In order to match the enumerated figures, the estimated population is adjusted for the closure error. The correction is usually age dependent and may significantly differ even for neighboring ages. Figure 1 illustrates the magnitude and timing of these corrections. Annual relative increment in the number of people of the same age is plotted for the 17- and 18-year-olds. For a given year, the relative increment in the number of 17-year-olds is calculated as the difference between the number of 18-year-olds and that of 17-year-olds a year before divided by the latter value. One can easily find the census years in the Figure. Such sharp and high amplitude adjustments are very characteristic for statistical and census agencies over the world. For the purposes of our study, a strong disadvantage of these impulsive corrections consists in the difference of their amplitudes as applied for adjacent years. For example, in 1995, the number of 18-year-olds was corrected by about 0.4% compared to the mean annual increment of 0.03% during the previous four years. At the same time, the correction applied to the number of 17-year-olds is very small. Thus, for 1994, one observes a biased value of the 18-year-olds. The difference of the 18-year-olds for 1995 in also biased because one of the two terms is biased by 0.4%. The difference for 1996 is less biased because it involves two corrected values. In 2000, the corrections are opposite in sign what evidences even larger errors in the intercensal estimation procedure. In 1970, the corrections were as large as 2%. So, one should be careful when using the population estimates in economic analysis. Inherent uncertainty in surveys and measurements can not be currently avoided and one may rely only on large population differences between neighboring ages. Any discrepancy in amplitude between predicted and observed value, which is comparable to the inherent uncertainty in population, inflation or GDP measurements, might be neglected. The measurement errors are usually uncorrelated in time and can be easily smoothed out with a zero residual by a long period filter or in cumulative representation, as described by Kitov (2006b).

The population estimates are used for the prediction of GDP per capita growth rate in Japan. The relative change in the 18 years of age population defines the fluctuations in the economic growth around the trend values defined by the constant increment A in relationship (1). Figure 2 represents the observed values of GDP per capita growth rate as obtained from the JSB and the Conference Board and GGDC. There are some differences in the growth rates supposedly induced by corresponding PPPs. For converting currency into the same units to allow comparison of per capita GDP across developed countries we systematically use EKS PPPs (CB&GGDC, 2006) as more reliable and accurate. The economic trend defined by the inverse GDP per capita function with a constant increment A=$800 (2002 US dollars) is also shown in the Figure. The trend line is not smooth because the actually measured GDP per capita values were used.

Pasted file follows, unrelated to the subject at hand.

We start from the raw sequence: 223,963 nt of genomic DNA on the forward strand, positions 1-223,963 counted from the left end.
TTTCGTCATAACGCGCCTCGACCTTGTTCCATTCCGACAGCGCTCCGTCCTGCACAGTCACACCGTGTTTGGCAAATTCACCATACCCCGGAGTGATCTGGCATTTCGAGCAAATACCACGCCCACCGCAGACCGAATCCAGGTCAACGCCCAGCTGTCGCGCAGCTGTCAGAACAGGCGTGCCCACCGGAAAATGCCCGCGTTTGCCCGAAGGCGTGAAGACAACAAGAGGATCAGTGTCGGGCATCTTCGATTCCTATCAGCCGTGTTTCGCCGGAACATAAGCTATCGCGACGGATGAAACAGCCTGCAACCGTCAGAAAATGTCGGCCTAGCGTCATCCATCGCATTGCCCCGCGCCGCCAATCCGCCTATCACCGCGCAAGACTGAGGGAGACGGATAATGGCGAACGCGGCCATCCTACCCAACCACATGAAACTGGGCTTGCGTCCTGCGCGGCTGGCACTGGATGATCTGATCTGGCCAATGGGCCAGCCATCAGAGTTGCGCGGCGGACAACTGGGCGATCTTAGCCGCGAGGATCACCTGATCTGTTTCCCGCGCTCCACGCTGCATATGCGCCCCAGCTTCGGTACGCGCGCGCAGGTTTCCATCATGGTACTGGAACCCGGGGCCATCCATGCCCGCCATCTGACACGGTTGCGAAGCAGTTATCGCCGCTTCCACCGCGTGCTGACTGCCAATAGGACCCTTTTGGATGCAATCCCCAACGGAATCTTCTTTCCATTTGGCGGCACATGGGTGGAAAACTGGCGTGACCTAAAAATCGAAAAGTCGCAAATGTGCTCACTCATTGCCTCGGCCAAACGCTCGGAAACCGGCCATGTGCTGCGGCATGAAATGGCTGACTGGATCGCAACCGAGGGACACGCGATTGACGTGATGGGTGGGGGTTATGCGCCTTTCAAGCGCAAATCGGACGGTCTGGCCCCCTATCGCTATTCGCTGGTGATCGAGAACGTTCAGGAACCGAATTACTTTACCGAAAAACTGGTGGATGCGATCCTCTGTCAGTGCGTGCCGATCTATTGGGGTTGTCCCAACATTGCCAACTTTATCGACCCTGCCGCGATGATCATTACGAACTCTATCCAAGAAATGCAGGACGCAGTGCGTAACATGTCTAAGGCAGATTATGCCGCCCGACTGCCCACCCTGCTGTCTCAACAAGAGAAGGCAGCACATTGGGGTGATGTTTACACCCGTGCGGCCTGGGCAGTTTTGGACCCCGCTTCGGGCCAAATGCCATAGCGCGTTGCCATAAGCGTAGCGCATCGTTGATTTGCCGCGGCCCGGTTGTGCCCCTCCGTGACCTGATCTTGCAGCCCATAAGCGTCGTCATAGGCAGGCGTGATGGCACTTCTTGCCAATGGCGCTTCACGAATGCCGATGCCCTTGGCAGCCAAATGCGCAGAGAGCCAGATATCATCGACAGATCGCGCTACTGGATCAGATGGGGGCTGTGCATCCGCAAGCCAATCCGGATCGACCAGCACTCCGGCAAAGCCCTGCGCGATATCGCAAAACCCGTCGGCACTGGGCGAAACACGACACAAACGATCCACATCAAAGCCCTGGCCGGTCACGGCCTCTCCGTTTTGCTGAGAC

Coefficients A and B are determined in a calibration procedure aimed to match the observed and predicted values of growth rate. By varying A and B in relationship (1) one can reach a qualitative resemblance of the curves. Figure 3 shows results of this procedure with A=$800 and B=2/3. The values of GDP per capita are in 2002 US dollars. The obtained value of factor B is somewhat larger than 0.5, the value obtained for the USA. This finding implies that the economic growth fluctuations in Japan are more sensitive to the change in the specific age population than in the USA. Thus, any change in the number of 18-year-olds results in a higher deviation from the trend value. The Japanese have to be very careful with the demographic processes.

One of the principal features to be modeled is the sharp fall in growth rate started in 1991. This is a critical point for any theoretical description of the Japanese economic evolution. Our model links the drop to the specific age population change. Figure 4 displays evolution of the population level for several neighboring ages. The specific age is chosen to be 18 years because this age is characterized by a fast decay staring in 1991.

There is a problem associated with timing of the GDP and population readings to be discussed. By definition, the GDP per capita values are given for the last day of the corresponding years. The population estimates are published for the first day of October. So, formally the readings are separated by one quarter and the 17-year-olds should be used instead of 18-year-olds if to judge by the start of decrease demonstrated by the curves in Figure 4. One has to bear in mind, however, that for the 18-year-olds the mid-term point is April 1. This point divides the 18-year-olds in a given “population” year in relatively equal portions. Thus, we consider the middle point for the 18-year-olds (April 1, 1991) as the closest to the end of 1990 and use this age population as the defining one. So, we shift the predicted curve by a quarter back (from April 1, 1991 to January 1, 1991) in order to synchronize the curves. The procedure has brought an excellent match in the most important part of the curves – the sharp decrease. One can also use the 17-year-olds with a one-year shift, however, as follows from Figure 3.